A true tale of the strangest (and best) celebrity encounter I’ve ever had
When I look back on my days as editor-in-chief of the mighty FANGORIA, I’m overwhelmed with anecdotes; true tales of mad adventures on the fringes of movie culture. Very often, those adventures took me from the fringe into the mainstream, or maybe sometimes it was the mainstream coming out to visit me. Very often we met in the middle.
In the case of my connection to the inimitable Nicolas Cage, we collided in the Bahamas over a slimy snail penis.
Buckle in, reader. This yarn’s a doozy.
Now, I was always a Nicolas Cage fan, an obsessive before it was cool to be one. The first time my mom and I saw PEGGY SUE GOT MARRIED, when the world – my mom included – was clicking its tongues and saying how Cage’s oddball mannerisms and nasally voice ruined the picture, I was like, no way. Cage is what MADE the picture. Sure, Francis Coppola’s sweet romantic fantasy shines because of its central vibrant Kathleen Turner performance, but you REMEMBER it because of Cage mangling THE BEATLES’ “She Loves You” (“she loves you, ooooh ooooh ooooh…). You remember his lazy-lidded stare, his wounded hound dog face and his sudden bursts of manic, spastic, over-boiled-cauldron dramatics. Soon after that, we saw RAISING ARIZONA and we loved that too, but here, the universe the Coen Brothers create around Cage is just as wild, if not wilder, so he sorta blends into it. It feels organic. No, it was in films like PEGGY SUE, MOONSTRUCK, FIREBIRDS and IT COULD HAPPEN TO YOU that Cage really stuck to me, movies where his alien charisma is injected into the natural world, turning a “normal” entertainment into a sort of divine mutation.
Later, I lived for the “showcase” Cage movies, those signature slabs of cinema that were sort of built AROUND his talents. Like David Lynch’s WILD AT HEART or, perhaps most astonishingly, Robert Bierman’s VAMPIRE’S KISS, perhaps the ultimate Nic Cage joint. Cage was and remains my favorite living performer and as a horror fan, I always felt like he was channelling some sort of expressionist, silent-shocker stylization into his work. Later on, he would come right out and say that he was doing just that, that even his single-handed lovelorn baker in MOONSTRUCK was a riff on the frantically gesturing mad scientist in Fritz Lang’s METROPOLIS.
My first encounter with Nic came after a screening of Werner Herzog’s brilliant BAD LIEUTENTANT: PORT OF CALL NEW ORLEANS at the Toronto International Film Festival. I stumbled into a small press scrum at some fancy hotel and while other critics were asking him about NATIONAL TREASURE and CON AIR, I stood up and asked him about VAMPIRE’S KISS. He lit up. I asked him to say my favorite line, “Am I getting THROUGH to you, ALVA?!”. He did. I recorded that. Email me if you want to hear it.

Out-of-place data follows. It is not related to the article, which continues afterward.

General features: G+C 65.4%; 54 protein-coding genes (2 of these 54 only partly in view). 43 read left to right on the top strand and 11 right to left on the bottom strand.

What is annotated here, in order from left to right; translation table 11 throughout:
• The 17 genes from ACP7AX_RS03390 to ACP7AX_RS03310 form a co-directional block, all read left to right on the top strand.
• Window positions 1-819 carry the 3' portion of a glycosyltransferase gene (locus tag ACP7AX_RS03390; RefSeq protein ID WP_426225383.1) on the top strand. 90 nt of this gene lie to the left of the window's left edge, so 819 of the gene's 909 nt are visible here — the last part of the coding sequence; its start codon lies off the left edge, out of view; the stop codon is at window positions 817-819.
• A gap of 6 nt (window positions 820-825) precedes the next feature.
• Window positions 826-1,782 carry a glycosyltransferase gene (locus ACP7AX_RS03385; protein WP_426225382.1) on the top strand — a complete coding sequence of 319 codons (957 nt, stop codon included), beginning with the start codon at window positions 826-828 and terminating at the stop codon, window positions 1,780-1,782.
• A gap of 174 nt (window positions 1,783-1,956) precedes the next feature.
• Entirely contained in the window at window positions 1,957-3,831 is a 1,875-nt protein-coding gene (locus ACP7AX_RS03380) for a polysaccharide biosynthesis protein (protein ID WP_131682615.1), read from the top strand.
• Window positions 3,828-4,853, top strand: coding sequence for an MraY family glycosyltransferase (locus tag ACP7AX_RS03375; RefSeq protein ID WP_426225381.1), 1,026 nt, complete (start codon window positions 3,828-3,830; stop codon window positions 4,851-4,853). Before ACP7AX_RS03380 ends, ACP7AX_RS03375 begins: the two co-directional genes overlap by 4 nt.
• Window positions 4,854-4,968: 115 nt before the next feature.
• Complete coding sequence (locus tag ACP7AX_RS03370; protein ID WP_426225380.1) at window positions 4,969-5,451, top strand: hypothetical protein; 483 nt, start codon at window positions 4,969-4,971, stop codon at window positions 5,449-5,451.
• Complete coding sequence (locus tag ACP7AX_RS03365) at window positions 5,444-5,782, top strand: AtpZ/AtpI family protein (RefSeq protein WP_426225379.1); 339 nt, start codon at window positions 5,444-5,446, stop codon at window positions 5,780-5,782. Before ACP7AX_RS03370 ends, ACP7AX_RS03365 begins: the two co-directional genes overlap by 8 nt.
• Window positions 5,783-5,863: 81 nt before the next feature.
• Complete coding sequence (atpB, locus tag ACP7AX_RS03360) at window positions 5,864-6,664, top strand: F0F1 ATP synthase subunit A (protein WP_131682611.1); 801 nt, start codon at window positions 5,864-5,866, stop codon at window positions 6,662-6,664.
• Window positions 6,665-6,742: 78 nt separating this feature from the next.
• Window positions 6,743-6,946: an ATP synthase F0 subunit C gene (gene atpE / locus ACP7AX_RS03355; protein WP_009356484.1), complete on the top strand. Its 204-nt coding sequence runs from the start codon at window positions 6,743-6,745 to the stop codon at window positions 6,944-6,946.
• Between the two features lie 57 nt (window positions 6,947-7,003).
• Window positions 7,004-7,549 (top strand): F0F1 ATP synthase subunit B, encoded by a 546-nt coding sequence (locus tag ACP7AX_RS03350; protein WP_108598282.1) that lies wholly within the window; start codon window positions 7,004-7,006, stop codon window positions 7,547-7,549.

Later, we connected to discuss Alex Proyas’ ludicrously underrated sci-fi chiller KNOWING for a Toronto Star feature I was writing and then, a bit later, when Disney released their bonkers THE SORCERER’S APPRENTICE movie, I locked him down on the phone for a chat. I had recently taken over FANGORIA and had developed a friendship with his equally brilliant brother, the filmmaker Christopher Coppola. Christopher was then writing for me in fact and he and I would spend many hours on the phone discussing our love of horror movies and transgressive, experimental film. I told Nic about this and, at the time, he and his brother were having some family issues and weren’t speaking. But when he found out I was the “FANGORIA guy” and that his big bro was scribbling for us, he went crazy, wanting to talk about FANGORIA and how much the two of them loved it in the ‘80s and how important it was to them.
Soon after that, word got ‘round that Nic was making another GHOST RIDER movie. I liked the first one. Didn’t love it. But I liked it and though Cage was fantastic in it, especially his improvised additions to the Blaze character, like his fondness for jellybeans and monkey-centric television shows. And as a kid, I LOVED the comics and they were certainly part of my entry point into horror and dark fantasy culture. Since my mission was to almost always write every single FANGORIA cover story myself and make it PERSONAL, I thought, why not use this GHOST RIDER sequel as my hook to do a career retrospective cover story on the power and brilliance of Nicolas Cage? So I reached out to Sony, they reached out to Nic. Within a day, Nic fired back and said not only would he do this cover story interview…but he wanted to do it at his house. Live. In person.Continue reading “Memoir: The Island of Nicolas Cage”